When Vargas’ party arrived outside of Santa Fe on September 12, 1692, they had received mixed signals about Pueblo intentions toward them. The villa was occupied by a recalcitrant group of Pueblos that refused to believe that the Spaniards were who they claimed to be. Instead, they figured that Vargas’ contingent was an Apache raiding party trying to trick their way inside the city’s walls. When they were finally convinced of the group’s true identity, they made it clear that the Spaniards were not welcome to enter. Despite their resistance, they surrendered to Vargas’ demands by twilight. The twin cannons trained on the town were one of the main reasons that the Pueblos changed their minds. Governor Vargas’ method of diplomacy through intimidation seemed to pay off.
Vargas later boasted of his success in retaking New Mexico “without wasting a single ounce of powder, unsheathing a sword, or without costing the Royal Treasury a single cent.”6 His comment was a deliberate cut at the failed methods of his predecessors. After he led his men into Santa Fe, he marched the same royal banner through the streets that had been carried to New Mexico by Oñate in 1598 and then by Otermín in retreat in 1680. The Pueblos present were organized into a procession behind the banner. As they paraded around the villa, they were instructed to chant “Long Live the King” each time the standard was raised.
Once again, public performance played a central role in the Spanish act of possessing the colony. After pledging loyalty to the Crown, the Pueblos received pardon for their sins from the Franciscans who accompanied the reconnaissance party.
Over a period of four months Vargas toured the Pueblo homeland, repeating similar acts of persuasion and possession. During that time frame, just over 2,200 Pueblo people, mostly children, received Catholic baptism and twenty-three different Pueblos pledged loyalty to Spain. Despite the veneer of success, signs of trouble remained. After touring the northern Pueblos, Vargas made his way back south and then moved west to the relocated Zia Pueblo, then on to Jemez Pueblo. There, warriors greeted the Spaniards by throwing dirt in their eyes. Due to the difficult state of affairs following seven years of sustained drought, however, they were unwilling to directly challenge Vargas. When pressed about their actions, they claimed that they had accidentally hit the Spaniards with dirt in an act of rejoicing at their return.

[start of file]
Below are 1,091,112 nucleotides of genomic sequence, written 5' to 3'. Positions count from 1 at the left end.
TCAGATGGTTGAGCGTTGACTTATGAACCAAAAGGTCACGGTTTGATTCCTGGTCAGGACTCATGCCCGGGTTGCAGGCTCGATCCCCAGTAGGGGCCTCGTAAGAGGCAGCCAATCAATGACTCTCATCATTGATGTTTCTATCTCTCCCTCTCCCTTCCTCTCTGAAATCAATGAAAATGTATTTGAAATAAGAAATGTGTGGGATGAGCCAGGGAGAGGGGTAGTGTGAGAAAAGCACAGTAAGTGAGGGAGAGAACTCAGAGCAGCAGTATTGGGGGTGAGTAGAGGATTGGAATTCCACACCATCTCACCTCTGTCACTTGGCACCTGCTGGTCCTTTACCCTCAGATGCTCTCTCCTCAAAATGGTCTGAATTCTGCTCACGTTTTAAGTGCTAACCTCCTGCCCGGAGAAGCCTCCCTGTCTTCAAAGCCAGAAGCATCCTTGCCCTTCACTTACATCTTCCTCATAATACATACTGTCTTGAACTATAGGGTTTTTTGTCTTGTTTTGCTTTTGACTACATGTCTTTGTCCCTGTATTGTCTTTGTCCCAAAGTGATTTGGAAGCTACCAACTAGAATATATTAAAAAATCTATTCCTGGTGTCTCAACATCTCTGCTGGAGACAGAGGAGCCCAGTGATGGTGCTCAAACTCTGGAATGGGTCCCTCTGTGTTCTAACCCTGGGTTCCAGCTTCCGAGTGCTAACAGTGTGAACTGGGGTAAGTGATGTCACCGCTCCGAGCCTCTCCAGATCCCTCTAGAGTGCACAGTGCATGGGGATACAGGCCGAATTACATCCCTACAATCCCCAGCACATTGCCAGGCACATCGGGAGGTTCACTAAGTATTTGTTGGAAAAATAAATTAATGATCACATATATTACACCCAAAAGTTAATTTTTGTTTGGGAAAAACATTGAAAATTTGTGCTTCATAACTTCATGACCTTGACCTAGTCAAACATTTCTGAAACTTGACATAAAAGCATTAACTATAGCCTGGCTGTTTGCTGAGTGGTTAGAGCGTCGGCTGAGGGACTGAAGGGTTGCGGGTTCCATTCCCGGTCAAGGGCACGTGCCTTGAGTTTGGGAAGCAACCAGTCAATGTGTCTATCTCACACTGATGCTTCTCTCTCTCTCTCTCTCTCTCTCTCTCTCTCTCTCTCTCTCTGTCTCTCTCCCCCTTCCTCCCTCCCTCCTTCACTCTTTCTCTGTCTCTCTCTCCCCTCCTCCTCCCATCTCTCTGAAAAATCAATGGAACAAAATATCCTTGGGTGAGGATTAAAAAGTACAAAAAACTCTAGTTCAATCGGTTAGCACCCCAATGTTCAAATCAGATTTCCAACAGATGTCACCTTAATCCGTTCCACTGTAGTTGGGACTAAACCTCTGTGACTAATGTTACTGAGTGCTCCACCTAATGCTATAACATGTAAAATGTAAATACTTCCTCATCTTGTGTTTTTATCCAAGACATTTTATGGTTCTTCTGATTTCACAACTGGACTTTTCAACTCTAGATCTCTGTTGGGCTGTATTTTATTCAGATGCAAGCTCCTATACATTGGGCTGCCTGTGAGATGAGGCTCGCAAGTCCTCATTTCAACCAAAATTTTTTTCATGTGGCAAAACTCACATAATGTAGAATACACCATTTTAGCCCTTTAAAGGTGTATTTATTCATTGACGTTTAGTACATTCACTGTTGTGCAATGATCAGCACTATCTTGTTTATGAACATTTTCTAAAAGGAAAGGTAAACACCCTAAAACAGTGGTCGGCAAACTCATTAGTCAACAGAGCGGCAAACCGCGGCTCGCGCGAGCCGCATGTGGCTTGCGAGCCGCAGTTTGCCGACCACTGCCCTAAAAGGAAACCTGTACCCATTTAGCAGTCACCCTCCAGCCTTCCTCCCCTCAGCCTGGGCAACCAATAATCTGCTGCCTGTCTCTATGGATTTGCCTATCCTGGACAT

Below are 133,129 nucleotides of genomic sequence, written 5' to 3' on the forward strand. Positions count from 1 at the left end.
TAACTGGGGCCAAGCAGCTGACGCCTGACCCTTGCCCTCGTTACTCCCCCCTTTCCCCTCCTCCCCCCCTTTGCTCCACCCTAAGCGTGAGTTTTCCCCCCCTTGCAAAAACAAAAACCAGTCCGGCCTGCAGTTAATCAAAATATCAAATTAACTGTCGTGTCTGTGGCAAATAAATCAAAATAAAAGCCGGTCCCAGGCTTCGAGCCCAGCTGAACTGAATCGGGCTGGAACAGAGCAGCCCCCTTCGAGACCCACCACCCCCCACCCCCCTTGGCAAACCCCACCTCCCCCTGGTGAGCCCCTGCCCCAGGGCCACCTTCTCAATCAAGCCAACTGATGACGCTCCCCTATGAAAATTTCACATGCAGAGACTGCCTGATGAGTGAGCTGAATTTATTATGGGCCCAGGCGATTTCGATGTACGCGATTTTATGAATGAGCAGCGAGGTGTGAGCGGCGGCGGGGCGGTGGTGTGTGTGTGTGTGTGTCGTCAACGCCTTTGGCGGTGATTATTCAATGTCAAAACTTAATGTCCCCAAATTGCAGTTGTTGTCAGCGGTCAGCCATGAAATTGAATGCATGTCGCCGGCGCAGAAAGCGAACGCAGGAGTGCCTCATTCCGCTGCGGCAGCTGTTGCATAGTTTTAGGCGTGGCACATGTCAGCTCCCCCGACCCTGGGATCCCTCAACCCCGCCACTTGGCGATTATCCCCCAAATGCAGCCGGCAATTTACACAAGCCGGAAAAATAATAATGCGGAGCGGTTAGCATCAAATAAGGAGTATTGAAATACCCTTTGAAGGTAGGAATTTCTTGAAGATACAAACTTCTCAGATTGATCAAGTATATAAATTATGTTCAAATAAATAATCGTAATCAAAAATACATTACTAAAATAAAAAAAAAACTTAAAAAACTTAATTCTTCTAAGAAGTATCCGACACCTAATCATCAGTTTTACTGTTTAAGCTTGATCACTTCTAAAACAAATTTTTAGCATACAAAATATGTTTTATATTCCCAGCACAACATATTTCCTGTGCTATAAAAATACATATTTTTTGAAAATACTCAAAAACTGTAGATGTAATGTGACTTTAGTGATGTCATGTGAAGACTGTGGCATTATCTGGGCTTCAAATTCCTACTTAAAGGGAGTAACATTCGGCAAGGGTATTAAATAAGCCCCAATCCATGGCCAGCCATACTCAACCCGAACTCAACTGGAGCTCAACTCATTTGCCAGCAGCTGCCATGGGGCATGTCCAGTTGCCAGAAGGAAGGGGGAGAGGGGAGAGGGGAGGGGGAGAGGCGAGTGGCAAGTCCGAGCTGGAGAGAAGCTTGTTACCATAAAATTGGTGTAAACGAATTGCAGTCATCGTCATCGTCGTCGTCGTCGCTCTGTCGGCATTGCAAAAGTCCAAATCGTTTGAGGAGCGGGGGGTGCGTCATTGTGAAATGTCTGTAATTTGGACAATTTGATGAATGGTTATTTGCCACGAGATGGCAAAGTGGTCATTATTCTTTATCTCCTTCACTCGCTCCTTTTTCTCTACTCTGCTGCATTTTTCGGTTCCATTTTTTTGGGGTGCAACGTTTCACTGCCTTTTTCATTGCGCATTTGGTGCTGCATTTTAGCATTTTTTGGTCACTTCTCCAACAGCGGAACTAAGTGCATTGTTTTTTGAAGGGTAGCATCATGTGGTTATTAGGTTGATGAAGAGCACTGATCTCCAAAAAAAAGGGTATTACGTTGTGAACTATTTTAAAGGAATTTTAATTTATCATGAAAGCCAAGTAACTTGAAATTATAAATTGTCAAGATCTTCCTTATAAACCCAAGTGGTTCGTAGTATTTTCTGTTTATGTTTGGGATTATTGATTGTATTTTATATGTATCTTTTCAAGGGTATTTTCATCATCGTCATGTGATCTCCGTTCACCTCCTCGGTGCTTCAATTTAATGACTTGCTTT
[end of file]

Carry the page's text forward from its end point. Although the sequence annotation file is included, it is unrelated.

Suspicious but hopeful, Vargas returned to El Paso before the onset of winter to organize a full-scale resettlement expedition. Had the reconquest been completed at that point, the claim that it had been enacted without the shedding of blood would have been true. In reality, however, the reconquest had yet to begin. Vargas filed the necessary paperwork with the viceroy and earnestly worked to organize families to recolonize New Mexico. By October of 1693, Vargas had enlisted a group of one-hundred soldiers, seventy families, eighteen Franciscans, and a large contingent of indios amigos for the return journey to the Pueblo homeland. According to Spanish records, twenty-seven of the settlers were of African descent. They also prepared all of the livestock that the colony would need, including two-thousand horses, one-thousand mules, and nine-hundred head of cattle. And, this time, they brought three cannons instead of two.